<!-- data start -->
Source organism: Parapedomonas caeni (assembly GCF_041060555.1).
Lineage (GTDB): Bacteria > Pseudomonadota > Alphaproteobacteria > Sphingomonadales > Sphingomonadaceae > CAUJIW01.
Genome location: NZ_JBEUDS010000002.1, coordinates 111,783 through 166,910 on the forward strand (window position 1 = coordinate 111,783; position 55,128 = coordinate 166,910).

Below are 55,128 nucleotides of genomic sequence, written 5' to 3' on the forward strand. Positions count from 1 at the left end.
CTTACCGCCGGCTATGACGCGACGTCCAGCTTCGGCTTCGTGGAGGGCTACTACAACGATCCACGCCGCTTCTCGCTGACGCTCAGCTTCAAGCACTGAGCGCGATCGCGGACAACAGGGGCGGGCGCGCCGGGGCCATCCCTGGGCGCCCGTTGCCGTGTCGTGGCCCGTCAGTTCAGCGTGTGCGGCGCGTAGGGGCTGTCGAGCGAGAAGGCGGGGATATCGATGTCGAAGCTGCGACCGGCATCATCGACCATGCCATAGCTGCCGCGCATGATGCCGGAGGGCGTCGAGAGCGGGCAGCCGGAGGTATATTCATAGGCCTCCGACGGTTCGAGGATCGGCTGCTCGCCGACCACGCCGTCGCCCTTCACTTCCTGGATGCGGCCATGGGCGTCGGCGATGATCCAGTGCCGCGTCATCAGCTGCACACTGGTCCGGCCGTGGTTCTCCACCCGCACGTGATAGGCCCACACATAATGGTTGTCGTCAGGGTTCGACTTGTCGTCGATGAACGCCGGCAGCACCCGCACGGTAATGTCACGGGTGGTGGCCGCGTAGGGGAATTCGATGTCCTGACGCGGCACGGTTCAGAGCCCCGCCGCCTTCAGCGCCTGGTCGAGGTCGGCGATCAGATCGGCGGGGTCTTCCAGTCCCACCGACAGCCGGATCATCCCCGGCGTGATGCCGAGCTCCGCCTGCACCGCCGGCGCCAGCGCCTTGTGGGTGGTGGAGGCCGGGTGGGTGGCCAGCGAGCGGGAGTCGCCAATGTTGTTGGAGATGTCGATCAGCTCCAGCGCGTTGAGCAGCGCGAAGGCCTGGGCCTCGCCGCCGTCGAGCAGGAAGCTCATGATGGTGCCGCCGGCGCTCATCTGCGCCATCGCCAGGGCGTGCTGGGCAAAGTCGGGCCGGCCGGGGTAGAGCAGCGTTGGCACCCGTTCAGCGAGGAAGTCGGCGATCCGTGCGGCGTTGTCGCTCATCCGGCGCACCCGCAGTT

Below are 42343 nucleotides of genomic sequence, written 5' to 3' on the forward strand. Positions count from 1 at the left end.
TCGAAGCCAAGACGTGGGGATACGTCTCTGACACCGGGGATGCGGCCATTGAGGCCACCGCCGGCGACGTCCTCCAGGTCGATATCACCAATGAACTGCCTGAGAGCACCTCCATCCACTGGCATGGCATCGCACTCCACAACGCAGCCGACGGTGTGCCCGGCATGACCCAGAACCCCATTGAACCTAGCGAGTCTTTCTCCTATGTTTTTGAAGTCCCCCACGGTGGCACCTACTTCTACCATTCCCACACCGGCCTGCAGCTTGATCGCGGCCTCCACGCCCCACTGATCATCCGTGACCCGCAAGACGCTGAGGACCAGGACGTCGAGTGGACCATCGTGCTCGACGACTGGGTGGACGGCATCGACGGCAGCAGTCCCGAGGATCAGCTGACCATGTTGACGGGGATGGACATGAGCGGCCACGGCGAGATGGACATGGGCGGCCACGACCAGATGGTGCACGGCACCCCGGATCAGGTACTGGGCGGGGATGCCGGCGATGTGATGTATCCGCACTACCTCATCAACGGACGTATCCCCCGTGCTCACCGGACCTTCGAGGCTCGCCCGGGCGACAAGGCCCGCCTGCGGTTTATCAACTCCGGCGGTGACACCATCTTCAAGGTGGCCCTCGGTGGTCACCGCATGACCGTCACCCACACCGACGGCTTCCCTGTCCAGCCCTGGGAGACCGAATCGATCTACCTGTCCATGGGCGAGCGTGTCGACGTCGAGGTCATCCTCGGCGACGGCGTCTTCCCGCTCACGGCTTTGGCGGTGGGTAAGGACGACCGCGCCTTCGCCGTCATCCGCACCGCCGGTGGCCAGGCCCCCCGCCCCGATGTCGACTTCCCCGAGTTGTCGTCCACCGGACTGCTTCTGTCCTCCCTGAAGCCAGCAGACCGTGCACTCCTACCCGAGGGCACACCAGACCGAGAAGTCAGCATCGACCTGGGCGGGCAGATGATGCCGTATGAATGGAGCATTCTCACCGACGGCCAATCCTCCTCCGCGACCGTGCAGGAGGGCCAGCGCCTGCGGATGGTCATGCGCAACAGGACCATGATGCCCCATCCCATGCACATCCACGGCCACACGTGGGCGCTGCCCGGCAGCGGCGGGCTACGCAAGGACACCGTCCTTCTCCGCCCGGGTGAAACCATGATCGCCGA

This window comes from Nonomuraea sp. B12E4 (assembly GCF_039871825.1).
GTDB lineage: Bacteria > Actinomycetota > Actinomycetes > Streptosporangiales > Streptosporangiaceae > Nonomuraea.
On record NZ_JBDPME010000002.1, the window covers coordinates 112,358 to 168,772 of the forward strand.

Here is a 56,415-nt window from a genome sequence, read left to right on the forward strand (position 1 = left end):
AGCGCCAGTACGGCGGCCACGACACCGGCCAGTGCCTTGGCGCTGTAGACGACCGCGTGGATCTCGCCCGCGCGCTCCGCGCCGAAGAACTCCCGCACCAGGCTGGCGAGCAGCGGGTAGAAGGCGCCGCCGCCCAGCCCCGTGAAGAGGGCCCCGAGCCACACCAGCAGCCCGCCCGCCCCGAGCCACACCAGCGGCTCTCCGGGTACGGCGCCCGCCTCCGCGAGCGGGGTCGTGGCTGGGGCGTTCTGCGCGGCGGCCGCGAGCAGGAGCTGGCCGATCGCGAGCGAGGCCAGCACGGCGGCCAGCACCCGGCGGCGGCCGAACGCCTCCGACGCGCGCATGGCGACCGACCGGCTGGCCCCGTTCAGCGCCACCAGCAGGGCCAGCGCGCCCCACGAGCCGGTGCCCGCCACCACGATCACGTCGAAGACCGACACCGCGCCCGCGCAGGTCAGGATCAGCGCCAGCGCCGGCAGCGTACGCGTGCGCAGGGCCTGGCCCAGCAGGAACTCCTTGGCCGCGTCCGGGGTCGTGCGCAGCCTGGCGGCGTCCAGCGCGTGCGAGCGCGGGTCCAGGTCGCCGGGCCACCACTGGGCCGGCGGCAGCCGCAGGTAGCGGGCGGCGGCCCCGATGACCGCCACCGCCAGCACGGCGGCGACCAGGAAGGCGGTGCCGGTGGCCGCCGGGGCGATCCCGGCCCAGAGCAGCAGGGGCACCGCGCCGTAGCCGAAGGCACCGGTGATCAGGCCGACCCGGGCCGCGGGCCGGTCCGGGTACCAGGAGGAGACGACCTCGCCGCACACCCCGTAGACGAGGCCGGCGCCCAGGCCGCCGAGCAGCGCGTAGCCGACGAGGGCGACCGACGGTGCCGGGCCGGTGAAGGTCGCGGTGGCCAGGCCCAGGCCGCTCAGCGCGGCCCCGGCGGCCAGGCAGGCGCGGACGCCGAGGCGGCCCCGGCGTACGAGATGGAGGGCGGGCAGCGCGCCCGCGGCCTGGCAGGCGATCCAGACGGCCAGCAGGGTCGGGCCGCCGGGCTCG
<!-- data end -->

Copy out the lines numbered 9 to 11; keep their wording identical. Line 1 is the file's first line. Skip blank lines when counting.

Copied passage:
GTDB lineage: Bacteria > Actinomycetota > Actinomycetes > Streptosporangiales > Streptosporangiaceae > Nonomuraea.
On record NZ_JBDPME010000002.1, the window covers coordinates 112,358 to 168,772 of the forward strand.

Here is a 56,415-nt window from a genome sequence, read left to right on the forward strand (position 1 = left end):